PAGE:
The War on Drugs is a band that is largely concerned with texture. Their songs recall 1980s epics like Don Henley’s “The Boys of Summer” and Bob Seger’s “Against the Wind,” with windswept landscapes, wistful lyrics and a midtempo rhythm so sturdy that it seems built with certified U.S. steel.

They don’t compose direct pastiches to these influences, however. They stir up impressionistic interpretations of heartland rock, calling to mind memories of being a child in the ’80s, sitting in the back seat as your parents turn the radio dial and catching a few bright-colored synth lines here and a nagging feeling of remorse there.

Their live shows, however, find them moving to the front seat and taking hold of the steering wheel. Their songs remain long affairs that unspool in grand washes of sustained riffs and guitar noodling, but they don’t amble pleasantly so much as roar with a white-knuckled assertiveness – springing to life like the musical equivalent of a Deadhead sticker on a Cadillac.

On Monday, the Philadelphia band launched the tour behind their most recent album, “A Deeper Understanding,” in Portland, playing a set that featured most of that record along with fan favorites from their 2014 breakthrough, “Lost in the Dream.” In an era of music when few new rock bands can boast cross-generational appeal, the War on Drugs has enjoyed a rise to prominence with these two albums; the audience was a healthy mix of millennials and those old enough to recall the era from which the band took its name, and they all seemed largely transfixed by the band’s excursions. Songs were met with little in the way of overt engagement, even on the rare compositions in which the drumming was foregrounded, yet at the songs’ conclusions, the reception was often rapturous.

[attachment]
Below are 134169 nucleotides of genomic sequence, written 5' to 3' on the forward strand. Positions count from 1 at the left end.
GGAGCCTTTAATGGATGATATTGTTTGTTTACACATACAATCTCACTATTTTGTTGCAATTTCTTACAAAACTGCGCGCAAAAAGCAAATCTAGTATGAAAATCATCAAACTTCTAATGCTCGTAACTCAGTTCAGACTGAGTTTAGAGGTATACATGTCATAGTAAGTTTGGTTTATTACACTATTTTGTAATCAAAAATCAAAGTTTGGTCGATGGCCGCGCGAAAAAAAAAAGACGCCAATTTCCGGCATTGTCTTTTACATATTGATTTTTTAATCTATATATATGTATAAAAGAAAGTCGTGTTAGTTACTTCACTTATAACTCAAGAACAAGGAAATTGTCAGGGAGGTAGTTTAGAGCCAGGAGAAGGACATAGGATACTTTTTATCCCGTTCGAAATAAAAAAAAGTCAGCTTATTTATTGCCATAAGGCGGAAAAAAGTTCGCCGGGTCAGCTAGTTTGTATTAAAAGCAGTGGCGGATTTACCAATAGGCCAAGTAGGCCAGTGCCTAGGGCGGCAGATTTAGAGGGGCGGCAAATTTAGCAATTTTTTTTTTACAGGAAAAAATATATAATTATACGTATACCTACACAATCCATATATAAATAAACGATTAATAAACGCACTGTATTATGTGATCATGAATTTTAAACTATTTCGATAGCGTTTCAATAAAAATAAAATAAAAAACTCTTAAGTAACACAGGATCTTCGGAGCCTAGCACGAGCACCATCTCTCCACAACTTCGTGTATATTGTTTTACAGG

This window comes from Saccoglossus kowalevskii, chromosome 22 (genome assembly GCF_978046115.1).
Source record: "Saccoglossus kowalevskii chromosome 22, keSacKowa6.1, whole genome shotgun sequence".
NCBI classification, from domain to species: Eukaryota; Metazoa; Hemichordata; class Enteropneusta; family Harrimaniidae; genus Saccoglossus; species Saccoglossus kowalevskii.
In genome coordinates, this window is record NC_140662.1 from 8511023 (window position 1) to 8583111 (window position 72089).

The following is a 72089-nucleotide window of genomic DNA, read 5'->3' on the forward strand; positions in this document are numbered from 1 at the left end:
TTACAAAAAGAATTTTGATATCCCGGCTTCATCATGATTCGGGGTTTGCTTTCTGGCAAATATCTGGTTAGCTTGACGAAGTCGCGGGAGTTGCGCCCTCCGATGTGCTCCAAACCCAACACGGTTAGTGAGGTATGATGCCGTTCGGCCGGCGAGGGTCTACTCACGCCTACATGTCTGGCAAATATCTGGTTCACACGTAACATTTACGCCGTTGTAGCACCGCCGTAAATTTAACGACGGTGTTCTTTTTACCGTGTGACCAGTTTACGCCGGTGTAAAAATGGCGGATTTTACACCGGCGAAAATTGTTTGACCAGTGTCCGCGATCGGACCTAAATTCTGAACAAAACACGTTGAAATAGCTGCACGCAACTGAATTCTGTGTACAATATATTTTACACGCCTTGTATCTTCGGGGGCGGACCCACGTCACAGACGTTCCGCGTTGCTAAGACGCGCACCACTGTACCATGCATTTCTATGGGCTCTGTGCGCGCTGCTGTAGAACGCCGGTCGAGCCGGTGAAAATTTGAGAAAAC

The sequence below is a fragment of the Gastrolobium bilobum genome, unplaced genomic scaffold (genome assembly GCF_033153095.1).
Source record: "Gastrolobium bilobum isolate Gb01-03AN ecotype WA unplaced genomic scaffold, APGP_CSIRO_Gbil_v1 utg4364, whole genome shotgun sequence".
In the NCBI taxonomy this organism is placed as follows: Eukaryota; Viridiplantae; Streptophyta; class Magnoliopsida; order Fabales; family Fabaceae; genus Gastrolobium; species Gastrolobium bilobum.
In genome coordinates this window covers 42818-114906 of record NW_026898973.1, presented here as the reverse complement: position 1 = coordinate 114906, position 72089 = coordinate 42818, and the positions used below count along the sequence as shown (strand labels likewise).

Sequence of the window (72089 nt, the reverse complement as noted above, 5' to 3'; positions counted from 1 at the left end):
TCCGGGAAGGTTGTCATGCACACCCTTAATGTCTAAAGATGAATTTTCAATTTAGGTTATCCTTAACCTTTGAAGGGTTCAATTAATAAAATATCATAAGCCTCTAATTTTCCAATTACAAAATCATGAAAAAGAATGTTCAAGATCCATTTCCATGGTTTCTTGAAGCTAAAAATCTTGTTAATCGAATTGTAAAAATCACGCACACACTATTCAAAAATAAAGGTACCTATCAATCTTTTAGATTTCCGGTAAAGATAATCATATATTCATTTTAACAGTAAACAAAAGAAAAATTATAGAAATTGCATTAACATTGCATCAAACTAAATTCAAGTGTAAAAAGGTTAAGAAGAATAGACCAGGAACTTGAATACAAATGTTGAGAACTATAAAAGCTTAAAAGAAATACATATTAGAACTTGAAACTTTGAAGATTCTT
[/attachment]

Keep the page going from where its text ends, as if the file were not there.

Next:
These songs were long, but rather than taking us through spectacular peaks and valleys similar to a band like Phish, War on Drugs jams by burrowing deeper and deeper into their aesthetic, closer to Neil Young and Crazy Horse. At times, there were three people on stage playing keyboards at once, in addition to the rhythm section, with singer, songwriter and lead guitarist Adam Granduciel taking up position in the eye of the hurricane, singing with the pinched diction of 1990s Bob Dylan and enjoying himself in the fashion of the career musician who is relishing his big break to larger stages.

With the sustained keyboard riffs melding together into a grandiose hum, it often felt like the band was generating a canvas that Granduciel could throw swaths of paint against like Jackson Pollock. Against a spare stage setting – more bands should take advantage of the State Theatre’s brick backdrop – he sang lyrics that looked back not in anger or sadness, but with perspective and a degree of resignation. It was altogether fitting for a concert that seemed deliriously tethered not to the present but some hazy, half-forgotten moment.

Robert Ker is a freelance writer who lives in Portland.

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